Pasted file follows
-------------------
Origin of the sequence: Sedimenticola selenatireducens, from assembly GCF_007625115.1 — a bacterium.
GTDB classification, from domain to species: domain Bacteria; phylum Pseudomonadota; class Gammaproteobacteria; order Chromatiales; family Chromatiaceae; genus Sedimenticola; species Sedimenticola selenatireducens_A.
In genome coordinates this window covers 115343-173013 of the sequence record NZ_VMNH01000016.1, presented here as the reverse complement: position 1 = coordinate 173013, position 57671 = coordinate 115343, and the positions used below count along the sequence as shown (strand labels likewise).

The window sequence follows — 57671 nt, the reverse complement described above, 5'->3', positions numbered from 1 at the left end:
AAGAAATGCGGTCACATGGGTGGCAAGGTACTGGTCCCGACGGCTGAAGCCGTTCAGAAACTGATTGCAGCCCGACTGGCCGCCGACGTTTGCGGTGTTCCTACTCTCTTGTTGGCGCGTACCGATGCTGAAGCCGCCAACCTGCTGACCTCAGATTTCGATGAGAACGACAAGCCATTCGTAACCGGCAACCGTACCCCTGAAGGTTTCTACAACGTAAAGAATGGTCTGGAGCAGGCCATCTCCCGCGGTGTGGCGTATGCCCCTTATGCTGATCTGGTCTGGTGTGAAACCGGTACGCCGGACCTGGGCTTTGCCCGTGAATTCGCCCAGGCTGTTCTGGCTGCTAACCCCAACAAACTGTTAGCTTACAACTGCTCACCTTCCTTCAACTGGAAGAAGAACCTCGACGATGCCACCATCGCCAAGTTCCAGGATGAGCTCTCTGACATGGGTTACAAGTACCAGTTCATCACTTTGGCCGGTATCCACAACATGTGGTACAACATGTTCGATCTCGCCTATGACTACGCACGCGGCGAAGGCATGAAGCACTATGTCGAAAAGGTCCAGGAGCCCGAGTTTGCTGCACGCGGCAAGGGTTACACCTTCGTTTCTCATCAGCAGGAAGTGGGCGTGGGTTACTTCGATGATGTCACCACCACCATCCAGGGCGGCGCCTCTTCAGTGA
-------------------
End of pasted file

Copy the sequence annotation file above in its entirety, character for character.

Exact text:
Origin of the sequence: Sedimenticola selenatireducens, from assembly GCF_007625115.1 — a bacterium.
GTDB classification, from domain to species: domain Bacteria; phylum Pseudomonadota; class Gammaproteobacteria; order Chromatiales; family Chromatiaceae; genus Sedimenticola; species Sedimenticola selenatireducens_A.
In genome coordinates this window covers 115343-173013 of the sequence record NZ_VMNH01000016.1, presented here as the reverse complement: position 1 = coordinate 173013, position 57671 = coordinate 115343, and the positions used below count along the sequence as shown (strand labels likewise).

The window sequence follows — 57671 nt, the reverse complement described above, 5'->3', positions numbered from 1 at the left end:
AAGAAATGCGGTCACATGGGTGGCAAGGTACTGGTCCCGACGGCTGAAGCCGTTCAGAAACTGATTGCAGCCCGACTGGCCGCCGACGTTTGCGGTGTTCCTACTCTCTTGTTGGCGCGTACCGATGCTGAAGCCGCCAACCTGCTGACCTCAGATTTCGATGAGAACGACAAGCCATTCGTAACCGGCAACCGTACCCCTGAAGGTTTCTACAACGTAAAGAATGGTCTGGAGCAGGCCATCTCCCGCGGTGTGGCGTATGCCCCTTATGCTGATCTGGTCTGGTGTGAAACCGGTACGCCGGACCTGGGCTTTGCCCGTGAATTCGCCCAGGCTGTTCTGGCTGCTAACCCCAACAAACTGTTAGCTTACAACTGCTCACCTTCCTTCAACTGGAAGAAGAACCTCGACGATGCCACCATCGCCAAGTTCCAGGATGAGCTCTCTGACATGGGTTACAAGTACCAGTTCATCACTTTGGCCGGTATCCACAACATGTGGTACAACATGTTCGATCTCGCCTATGACTACGCACGCGGCGAAGGCATGAAGCACTATGTCGAAAAGGTCCAGGAGCCCGAGTTTGCTGCACGCGGCAAGGGTTACACCTTCGTTTCTCATCAGCAGGAAGTGGGCGTGGGTTACTTCGATGATGTCACCACCACCATCCAGGGCGGCGCCTCTTCAGTGA